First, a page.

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Hamilton hopes to sell vacant lots in the city for $1 each

Posted: 12:16 AM, Dec 10, 2019
Updated: 2019-12-10 15:55:21-05
Empty lots in Hamilton Ohio

HAMILTON, Ohio — Hamilton taxpayers spend thousands of dollars each year maintaining around 1,000 vacant lots scattered throughout the city.

City planning director Liz Hayden wants to strike a new deal with her constituency in 2020: Instead of continuing to pay an annual million to keep the whole shabby collection from getting shabbier, why not buy one of the abandoned, empty lots for $1 and turn it into whatever you want?

“It makes the process easier,” Hayden said of her proposal to rework the Hamilton Renewal Plan, which hasn’t seen an update since 1985. “It’s less bureaucratic red tape to get properties out of Hamilton’s name and into the hands of someone who wants to do something great with it. We can give them that property for a dollar.”

The renewal plan from ’85 facilitated development within a small portion of the city. The new plan, which would be implemented Jan. 1 if approved by City Council, quadruples the size of that area and expands it into more residential neighborhoods.

“It makes sense for us to give a (vacant) property to a neighboring homeowner,” Hayden said. “Their house looks great; they’re tired of sitting next to a vacant lot. To give them that property for a dollar, they can put a playground on it, they can put a fence up — that’s great. That’s a win-win for everyone.”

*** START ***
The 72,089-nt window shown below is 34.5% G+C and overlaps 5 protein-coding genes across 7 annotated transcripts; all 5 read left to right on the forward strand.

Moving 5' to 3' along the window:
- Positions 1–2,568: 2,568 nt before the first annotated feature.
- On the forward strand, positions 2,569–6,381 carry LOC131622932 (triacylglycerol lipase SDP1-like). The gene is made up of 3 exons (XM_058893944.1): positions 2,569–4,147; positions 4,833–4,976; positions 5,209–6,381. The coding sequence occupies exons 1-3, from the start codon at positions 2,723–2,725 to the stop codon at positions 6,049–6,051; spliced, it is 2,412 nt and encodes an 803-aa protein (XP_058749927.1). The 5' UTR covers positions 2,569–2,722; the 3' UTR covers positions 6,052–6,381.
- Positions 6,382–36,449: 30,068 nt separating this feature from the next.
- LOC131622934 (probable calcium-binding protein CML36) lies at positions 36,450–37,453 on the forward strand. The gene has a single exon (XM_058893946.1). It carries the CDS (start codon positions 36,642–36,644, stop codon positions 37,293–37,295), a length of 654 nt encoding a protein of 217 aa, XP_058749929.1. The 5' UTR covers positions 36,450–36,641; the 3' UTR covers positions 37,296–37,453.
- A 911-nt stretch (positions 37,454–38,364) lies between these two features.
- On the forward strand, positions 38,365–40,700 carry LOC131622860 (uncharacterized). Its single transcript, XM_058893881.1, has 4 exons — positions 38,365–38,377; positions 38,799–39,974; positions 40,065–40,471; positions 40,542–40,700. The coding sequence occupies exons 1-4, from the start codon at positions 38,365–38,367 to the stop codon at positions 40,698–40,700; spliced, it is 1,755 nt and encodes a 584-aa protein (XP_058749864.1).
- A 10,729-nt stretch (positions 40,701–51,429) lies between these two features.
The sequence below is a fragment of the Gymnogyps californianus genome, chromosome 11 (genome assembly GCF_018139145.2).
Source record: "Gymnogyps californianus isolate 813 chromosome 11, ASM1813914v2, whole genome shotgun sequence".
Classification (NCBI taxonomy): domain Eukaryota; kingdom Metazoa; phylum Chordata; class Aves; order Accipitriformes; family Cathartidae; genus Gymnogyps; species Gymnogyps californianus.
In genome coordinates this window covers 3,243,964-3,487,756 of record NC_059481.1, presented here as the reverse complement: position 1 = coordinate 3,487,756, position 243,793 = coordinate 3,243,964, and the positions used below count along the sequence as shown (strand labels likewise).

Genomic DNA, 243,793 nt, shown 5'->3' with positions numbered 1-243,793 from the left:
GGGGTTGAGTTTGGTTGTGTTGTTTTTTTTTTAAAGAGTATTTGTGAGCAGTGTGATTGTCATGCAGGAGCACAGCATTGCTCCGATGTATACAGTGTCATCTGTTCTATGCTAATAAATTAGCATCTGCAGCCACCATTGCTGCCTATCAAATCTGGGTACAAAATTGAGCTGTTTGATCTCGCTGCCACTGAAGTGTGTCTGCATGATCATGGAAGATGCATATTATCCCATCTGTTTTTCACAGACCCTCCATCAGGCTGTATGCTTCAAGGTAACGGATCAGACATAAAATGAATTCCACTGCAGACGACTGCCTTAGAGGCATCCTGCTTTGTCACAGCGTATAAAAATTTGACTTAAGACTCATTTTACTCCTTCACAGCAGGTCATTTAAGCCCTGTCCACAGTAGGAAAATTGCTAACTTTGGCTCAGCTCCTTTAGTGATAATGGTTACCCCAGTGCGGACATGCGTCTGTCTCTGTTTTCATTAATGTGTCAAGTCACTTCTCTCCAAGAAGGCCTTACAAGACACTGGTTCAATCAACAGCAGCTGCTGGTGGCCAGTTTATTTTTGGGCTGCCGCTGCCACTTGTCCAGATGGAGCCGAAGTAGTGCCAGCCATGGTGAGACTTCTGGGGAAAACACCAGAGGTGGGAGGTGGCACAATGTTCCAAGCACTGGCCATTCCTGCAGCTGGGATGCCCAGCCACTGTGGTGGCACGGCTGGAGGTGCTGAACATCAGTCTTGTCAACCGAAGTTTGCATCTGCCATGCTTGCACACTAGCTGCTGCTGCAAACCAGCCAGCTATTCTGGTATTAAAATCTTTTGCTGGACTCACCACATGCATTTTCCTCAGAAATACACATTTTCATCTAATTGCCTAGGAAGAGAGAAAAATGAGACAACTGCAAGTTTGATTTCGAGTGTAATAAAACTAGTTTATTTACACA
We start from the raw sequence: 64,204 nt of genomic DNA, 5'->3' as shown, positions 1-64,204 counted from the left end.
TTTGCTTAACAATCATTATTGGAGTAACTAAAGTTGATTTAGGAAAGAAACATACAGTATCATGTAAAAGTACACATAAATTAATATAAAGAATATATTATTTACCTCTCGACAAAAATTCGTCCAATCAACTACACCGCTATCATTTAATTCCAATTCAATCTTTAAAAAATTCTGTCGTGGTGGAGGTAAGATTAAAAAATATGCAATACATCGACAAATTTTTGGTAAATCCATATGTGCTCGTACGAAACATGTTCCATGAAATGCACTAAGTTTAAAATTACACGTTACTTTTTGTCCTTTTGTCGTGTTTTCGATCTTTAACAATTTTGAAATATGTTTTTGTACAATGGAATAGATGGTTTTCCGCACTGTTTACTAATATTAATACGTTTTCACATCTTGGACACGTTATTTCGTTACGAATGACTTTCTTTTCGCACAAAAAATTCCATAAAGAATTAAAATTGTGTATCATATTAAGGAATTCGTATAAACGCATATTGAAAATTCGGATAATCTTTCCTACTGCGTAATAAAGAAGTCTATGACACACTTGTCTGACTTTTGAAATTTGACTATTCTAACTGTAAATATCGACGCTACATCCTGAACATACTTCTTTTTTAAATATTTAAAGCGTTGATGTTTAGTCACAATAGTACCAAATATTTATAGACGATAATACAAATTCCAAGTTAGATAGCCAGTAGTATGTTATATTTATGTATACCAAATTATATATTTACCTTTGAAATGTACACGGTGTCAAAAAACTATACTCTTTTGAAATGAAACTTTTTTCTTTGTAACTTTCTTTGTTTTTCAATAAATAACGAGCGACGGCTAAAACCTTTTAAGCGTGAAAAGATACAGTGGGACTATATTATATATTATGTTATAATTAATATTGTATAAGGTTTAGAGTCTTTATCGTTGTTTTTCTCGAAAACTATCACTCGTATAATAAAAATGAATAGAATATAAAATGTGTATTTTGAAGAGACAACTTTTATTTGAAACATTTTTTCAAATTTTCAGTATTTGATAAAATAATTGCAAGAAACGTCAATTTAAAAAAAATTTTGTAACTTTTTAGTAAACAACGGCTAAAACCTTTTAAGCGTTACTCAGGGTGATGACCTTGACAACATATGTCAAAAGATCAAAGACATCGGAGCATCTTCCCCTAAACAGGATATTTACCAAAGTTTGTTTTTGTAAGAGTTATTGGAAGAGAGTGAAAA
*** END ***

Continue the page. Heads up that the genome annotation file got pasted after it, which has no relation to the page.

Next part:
She added that she also hopes entrepreneurs will take advantage of the low cost and revitalize empty lots with new buildings and businesses, strengthening the city’s recent efforts at revitalization.

Shaq Mathews, pastor at Truth and Life Community Church, said she’s excited by the prospect.

“When you begin to take down the blight, see things flourish in the community, it helps for property value, it helps the morale of the community,” she said. “Anytime you show some investment in time, love and attention, you’re bound to see growth come from it.”

Correction: An earlier version of this article incorrectly stated that vacant and blighted buildings were also available for $1. This is incorrect, as the program only applies to vacant lots. WCPO regrets the error.